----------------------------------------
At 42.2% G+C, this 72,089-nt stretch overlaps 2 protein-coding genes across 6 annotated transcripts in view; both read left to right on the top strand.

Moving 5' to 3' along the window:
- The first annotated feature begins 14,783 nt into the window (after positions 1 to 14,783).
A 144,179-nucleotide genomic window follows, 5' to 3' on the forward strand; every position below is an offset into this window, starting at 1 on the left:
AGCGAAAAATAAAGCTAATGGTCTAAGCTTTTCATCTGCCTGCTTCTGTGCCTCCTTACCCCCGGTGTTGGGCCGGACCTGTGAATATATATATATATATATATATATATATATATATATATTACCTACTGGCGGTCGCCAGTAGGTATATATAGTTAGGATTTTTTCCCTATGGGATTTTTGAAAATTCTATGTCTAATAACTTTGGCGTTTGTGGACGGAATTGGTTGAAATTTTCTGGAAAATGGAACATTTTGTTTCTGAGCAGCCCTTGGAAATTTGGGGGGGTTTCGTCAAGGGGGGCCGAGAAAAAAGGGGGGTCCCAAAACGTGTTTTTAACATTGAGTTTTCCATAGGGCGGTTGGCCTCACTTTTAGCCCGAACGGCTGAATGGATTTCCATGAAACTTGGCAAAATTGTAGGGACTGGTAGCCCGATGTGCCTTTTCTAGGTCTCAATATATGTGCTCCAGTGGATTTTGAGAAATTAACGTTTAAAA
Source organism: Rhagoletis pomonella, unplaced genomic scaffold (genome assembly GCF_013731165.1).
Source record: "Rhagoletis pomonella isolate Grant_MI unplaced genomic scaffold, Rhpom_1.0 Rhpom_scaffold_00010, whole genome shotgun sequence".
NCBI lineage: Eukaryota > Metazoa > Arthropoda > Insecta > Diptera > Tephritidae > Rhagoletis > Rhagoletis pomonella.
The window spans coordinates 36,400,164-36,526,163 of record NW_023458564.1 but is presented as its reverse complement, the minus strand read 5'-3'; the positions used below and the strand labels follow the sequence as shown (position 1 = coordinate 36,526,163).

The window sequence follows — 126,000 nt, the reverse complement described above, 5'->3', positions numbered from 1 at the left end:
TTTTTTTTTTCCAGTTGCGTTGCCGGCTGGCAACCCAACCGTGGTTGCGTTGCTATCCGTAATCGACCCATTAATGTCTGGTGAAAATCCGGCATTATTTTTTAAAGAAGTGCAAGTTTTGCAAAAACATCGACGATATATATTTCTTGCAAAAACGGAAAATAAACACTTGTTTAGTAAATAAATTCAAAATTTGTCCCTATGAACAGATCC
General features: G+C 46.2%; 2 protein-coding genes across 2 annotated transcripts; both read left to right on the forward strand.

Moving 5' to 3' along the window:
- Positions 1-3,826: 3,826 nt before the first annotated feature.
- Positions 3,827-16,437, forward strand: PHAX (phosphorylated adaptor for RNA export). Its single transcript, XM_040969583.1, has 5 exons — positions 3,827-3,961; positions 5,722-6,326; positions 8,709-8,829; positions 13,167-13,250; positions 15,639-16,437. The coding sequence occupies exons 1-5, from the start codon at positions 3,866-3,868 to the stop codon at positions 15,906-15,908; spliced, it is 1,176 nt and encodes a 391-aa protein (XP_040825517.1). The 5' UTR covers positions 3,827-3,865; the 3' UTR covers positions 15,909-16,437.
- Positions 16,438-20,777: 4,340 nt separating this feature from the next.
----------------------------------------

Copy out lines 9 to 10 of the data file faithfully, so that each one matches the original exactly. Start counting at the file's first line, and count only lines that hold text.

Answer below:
The window spans coordinates 36,400,164-36,526,163 of record NW_023458564.1 but is presented as its reverse complement, the minus strand read 5'-3'; the positions used below and the strand labels follow the sequence as shown (position 1 = coordinate 36,526,163).

The window sequence follows — 126,000 nt, the reverse complement described above, 5'->3', positions numbered from 1 at the left end: